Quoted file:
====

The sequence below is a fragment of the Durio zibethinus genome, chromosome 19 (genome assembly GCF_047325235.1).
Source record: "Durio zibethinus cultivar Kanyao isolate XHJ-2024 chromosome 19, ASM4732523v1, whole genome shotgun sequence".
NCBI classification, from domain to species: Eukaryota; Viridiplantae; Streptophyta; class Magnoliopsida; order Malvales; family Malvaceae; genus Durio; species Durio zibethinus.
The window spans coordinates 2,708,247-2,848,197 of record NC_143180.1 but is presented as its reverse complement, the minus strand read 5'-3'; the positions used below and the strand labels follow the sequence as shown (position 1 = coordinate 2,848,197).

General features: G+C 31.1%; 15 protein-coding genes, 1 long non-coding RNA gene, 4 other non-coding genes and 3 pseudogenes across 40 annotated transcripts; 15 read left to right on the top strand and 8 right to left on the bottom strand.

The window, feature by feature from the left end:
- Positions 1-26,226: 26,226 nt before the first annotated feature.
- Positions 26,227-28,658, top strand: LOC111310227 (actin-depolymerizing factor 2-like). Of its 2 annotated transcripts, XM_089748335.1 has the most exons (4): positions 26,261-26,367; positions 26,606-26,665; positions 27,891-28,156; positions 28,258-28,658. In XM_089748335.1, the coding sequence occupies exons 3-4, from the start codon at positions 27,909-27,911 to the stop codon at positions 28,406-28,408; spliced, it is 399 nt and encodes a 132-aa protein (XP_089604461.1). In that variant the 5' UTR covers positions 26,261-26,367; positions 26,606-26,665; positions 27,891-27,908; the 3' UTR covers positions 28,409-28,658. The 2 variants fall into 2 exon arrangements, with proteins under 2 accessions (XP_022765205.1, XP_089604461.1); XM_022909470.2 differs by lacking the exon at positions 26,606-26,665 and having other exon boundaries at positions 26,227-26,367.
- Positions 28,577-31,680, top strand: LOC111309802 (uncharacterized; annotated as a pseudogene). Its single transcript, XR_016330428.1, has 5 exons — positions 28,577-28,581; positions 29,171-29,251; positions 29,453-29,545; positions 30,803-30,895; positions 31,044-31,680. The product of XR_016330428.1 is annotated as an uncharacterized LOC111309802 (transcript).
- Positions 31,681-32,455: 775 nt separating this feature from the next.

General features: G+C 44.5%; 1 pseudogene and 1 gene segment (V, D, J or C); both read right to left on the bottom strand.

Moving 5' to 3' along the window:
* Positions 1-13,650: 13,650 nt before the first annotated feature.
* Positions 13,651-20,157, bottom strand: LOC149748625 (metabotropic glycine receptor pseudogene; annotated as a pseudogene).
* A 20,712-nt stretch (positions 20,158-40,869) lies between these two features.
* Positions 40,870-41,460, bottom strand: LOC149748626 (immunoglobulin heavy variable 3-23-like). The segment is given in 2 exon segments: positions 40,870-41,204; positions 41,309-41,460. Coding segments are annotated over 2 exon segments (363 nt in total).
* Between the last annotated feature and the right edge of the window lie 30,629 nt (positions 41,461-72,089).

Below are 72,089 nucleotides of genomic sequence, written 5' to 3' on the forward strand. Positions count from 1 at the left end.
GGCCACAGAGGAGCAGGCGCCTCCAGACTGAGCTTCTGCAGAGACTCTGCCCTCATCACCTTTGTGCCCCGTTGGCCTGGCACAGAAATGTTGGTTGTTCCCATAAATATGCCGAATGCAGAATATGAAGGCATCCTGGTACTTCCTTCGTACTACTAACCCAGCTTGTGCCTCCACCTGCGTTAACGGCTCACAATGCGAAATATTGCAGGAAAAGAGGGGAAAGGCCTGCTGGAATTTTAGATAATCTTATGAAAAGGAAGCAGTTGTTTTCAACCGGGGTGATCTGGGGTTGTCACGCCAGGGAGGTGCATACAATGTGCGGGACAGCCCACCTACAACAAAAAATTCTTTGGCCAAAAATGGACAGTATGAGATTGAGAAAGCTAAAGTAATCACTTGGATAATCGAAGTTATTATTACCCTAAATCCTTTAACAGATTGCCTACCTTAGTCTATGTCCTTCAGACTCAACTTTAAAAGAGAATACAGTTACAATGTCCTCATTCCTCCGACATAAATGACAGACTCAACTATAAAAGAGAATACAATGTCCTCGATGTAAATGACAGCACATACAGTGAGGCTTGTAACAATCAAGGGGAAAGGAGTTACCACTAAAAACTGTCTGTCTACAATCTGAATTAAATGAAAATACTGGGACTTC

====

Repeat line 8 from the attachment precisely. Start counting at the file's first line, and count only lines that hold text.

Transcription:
- Positions 26,227-28,658, top strand: LOC111310227 (actin-depolymerizing factor 2-like). Of its 2 annotated transcripts, XM_089748335.1 has the most exons (4): positions 26,261-26,367; positions 26,606-26,665; positions 27,891-28,156; positions 28,258-28,658. In XM_089748335.1, the coding sequence occupies exons 3-4, from the start codon at positions 27,909-27,911 to the stop codon at positions 28,406-28,408; spliced, it is 399 nt and encodes a 132-aa protein (XP_089604461.1). In that variant the 5' UTR covers positions 26,261-26,367; positions 26,606-26,665; positions 27,891-27,908; the 3' UTR covers positions 28,409-28,658. The 2 variants fall into 2 exon arrangements, with proteins under 2 accessions (XP_022765205.1, XP_089604461.1); XM_022909470.2 differs by lacking the exon at positions 26,606-26,665 and having other exon boundaries at positions 26,227-26,367.